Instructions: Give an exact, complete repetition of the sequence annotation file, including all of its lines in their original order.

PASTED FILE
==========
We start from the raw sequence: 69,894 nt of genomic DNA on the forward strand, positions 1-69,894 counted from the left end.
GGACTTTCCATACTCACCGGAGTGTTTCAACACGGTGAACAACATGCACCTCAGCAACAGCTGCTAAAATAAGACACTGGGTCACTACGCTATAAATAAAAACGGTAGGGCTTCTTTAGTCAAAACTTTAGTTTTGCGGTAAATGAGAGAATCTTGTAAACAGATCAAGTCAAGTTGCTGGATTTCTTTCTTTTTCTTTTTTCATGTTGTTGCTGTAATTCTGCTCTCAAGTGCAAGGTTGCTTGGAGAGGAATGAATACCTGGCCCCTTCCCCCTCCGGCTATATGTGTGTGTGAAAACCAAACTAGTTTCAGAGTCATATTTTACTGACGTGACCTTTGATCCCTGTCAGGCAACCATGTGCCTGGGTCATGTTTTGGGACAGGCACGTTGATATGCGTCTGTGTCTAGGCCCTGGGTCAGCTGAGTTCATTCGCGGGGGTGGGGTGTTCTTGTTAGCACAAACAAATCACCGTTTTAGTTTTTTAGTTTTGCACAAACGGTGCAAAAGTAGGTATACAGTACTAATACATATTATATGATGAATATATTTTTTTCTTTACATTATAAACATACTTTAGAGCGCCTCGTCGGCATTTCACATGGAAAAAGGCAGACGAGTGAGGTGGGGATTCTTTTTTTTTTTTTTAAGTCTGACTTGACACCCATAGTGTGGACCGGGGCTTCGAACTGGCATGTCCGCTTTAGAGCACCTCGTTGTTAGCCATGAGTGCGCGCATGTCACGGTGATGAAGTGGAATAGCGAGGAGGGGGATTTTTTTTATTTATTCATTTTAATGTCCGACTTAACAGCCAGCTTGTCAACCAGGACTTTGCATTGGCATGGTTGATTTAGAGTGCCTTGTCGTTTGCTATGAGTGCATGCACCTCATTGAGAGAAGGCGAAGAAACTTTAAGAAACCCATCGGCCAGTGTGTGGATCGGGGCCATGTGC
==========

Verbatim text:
We start from the raw sequence: 69,894 nt of genomic DNA on the forward strand, positions 1-69,894 counted from the left end.
GGACTTTCCATACTCACCGGAGTGTTTCAACACGGTGAACAACATGCACCTCAGCAACAGCTGCTAAAATAAGACACTGGGTCACTACGCTATAAATAAAAACGGTAGGGCTTCTTTAGTCAAAACTTTAGTTTTGCGGTAAATGAGAGAATCTTGTAAACAGATCAAGTCAAGTTGCTGGATTTCTTTCTTTTTCTTTTTTCATGTTGTTGCTGTAATTCTGCTCTCAAGTGCAAGGTTGCTTGGAGAGGAATGAATACCTGGCCCCTTCCCCCTCCGGCTATATGTGTGTGTGAAAACCAAACTAGTTTCAGAGTCATATTTTACTGACGTGACCTTTGATCCCTGTCAGGCAACCATGTGCCTGGGTCATGTTTTGGGACAGGCACGTTGATATGCGTCTGTGTCTAGGCCCTGGGTCAGCTGAGTTCATTCGCGGGGGTGGGGTGTTCTTGTTAGCACAAACAAATCACCGTTTTAGTTTTTTAGTTTTGCACAAACGGTGCAAAAGTAGGTATACAGTACTAATACATATTATATGATGAATATATTTTTTTCTTTACATTATAAACATACTTTAGAGCGCCTCGTCGGCATTTCACATGGAAAAAGGCAGACGAGTGAGGTGGGGATTCTTTTTTTTTTTTTTAAGTCTGACTTGACACCCATAGTGTGGACCGGGGCTTCGAACTGGCATGTCCGCTTTAGAGCACCTCGTTGTTAGCCATGAGTGCGCGCATGTCACGGTGATGAAGTGGAATAGCGAGGAGGGGGATTTTTTTTATTTATTCATTTTAATGTCCGACTTAACAGCCAGCTTGTCAACCAGGACTTTGCATTGGCATGGTTGATTTAGAGTGCCTTGTCGTTTGCTATGAGTGCATGCACCTCATTGAGAGAAGGCGAAGAAACTTTAAGAAACCCATCGGCCAGTGTGTGGATCGGGGCCATGTGC